Back in his hometown to celebrate 50 years as a priest, Fr. Victor Seidel , a priest of the Missionary Servants of the Most Holy Trinity, reflected on those years during an interview earlier this summer.

FrVictorSeidel_50Anniv_445Fr. Victor Seidel, a priest of the Missionary Servants of the Most Holy Trinity presides at his golden anniversary Mass Saturday, June 25 at St. John Vianney Church, Brookfield, Saturday. Fr. Dennis Berry, of the same order, sits at his left, and on his right is Fr. Phil Bogacki, associate pastor at St. John Vianney. (Submitted photo courtesy Billy Seidel)“I’ve loved it all,” Fr. Seidel, 77, told your Catholic Herald. “I’ve always felt that, wherever I was, that’s where God wanted me to be. And that brings a lot of joy.” He added that the five decades had gone by “so fast, so fast,” and that he wouldn’t hesitate to live them all over again.

While hard-pressed to single out any of the ministries he’s undertaken – parish priest, school chaplain, vocations director, communications specialist – as his favorite, Fr. Seidel readily identified his favorite priestly duty: celebrating Mass. He called the Mass “the essence of our existence, the center of our lives.”

Fr. Seidel’s life began as Patrick Leo Seidel as first name changes were commonplace when men and women entered religious communities years ago. Patrick played priest as a youngster, distributing candy wafers at communion time to a congregation consisting of his brother Chuck and sisters Marilyn and Carol. He was an altar boy at St. Catherine Church at 51st and Center streets in Milwaukee and attended the parish school, where a few of the Franciscan sisters “absolutely had a big influence” on his vocation. Also influential were associate pastor Fr. Leo Liebl and the future Missionary Servant’s “wonderful” parents, Leo and Marie Enders Seidel.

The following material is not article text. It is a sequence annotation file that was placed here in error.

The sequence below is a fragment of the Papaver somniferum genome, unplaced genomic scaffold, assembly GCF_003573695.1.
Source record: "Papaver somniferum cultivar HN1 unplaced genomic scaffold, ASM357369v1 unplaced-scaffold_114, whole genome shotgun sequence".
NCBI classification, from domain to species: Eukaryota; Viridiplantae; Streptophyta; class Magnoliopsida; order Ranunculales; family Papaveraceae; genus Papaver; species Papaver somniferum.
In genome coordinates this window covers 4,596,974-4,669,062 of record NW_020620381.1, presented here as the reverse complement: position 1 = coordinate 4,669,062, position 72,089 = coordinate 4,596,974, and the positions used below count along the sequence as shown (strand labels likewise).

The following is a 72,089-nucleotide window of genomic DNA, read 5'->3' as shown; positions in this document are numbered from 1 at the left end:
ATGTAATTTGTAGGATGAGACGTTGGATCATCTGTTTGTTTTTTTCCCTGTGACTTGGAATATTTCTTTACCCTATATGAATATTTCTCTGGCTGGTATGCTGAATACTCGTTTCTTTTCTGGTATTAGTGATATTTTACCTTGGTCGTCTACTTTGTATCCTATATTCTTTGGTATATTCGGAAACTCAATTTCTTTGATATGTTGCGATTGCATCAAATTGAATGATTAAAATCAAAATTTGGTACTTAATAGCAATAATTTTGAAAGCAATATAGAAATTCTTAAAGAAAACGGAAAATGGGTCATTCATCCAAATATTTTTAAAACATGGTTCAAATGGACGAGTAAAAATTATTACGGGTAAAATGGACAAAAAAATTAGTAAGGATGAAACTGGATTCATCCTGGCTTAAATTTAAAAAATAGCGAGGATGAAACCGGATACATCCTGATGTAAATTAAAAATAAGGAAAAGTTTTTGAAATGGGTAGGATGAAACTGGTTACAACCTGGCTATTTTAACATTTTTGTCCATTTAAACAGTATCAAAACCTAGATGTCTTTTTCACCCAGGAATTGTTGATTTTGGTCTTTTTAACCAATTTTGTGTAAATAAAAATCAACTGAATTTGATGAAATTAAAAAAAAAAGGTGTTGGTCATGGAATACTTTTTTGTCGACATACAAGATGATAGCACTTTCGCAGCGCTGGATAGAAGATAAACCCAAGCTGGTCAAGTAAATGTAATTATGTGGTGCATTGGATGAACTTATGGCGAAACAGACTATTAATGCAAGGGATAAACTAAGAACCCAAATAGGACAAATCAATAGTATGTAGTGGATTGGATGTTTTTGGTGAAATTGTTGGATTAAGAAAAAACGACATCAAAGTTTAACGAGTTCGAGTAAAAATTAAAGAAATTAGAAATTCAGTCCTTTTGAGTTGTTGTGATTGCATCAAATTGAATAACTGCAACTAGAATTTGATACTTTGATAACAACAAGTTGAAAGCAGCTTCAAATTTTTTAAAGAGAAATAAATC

After requesting and reading literature from a multitude of religious communities, young Patrick was particularly impressed with the Missionary Servants and entered their minor seminary in Alabama at age 14.

The environment definitely was different from Milwaukee’s, he said – “out in the sticks, dirt roads, almost no man’s land.” Still, he enjoyed seminary life well enough to spend more than a decade at it, culminating in ordination on May 23, 1961. He returned to Milwaukee to offer his first Mass at St. Catherine, with Vatican II’s opening session just 16 months away.

“I started out saying ‘Dominus vobiscum’ and in no time I was saying ‘The Lord be with you,’” Fr. Seidel noted.

Catholic parishes acrossthe United States celebrated the work of missionaries throughout
the world on World Mission Sunday 2011
last Sunday, Oct. 23.

Fr. Seidel’s priesthood has included pastorates in Mississippi, South Carolina and Georgia. At the earliest of these (1972-75), his parishioners included a family named Favre.

“I gave (Brett Favre) his kindergarten diploma” at Annunciation School in Kiln, Mississippi, Fr. Seidel recalled.

Fr. Seidel’s assignment at Annunciation – a congregation boasting three mission locations, as many priests and a handful of religious sisters – was both preceded and followed by work in communications. Named director of the local Catholic Information Center while also serving as a chaplain to students in Wheeling, W.Va., Fr. Seidel soon enough found himself hosting a radio show over WWVA, a 50,000-watt station that reached 18 states and several Canadian provinces.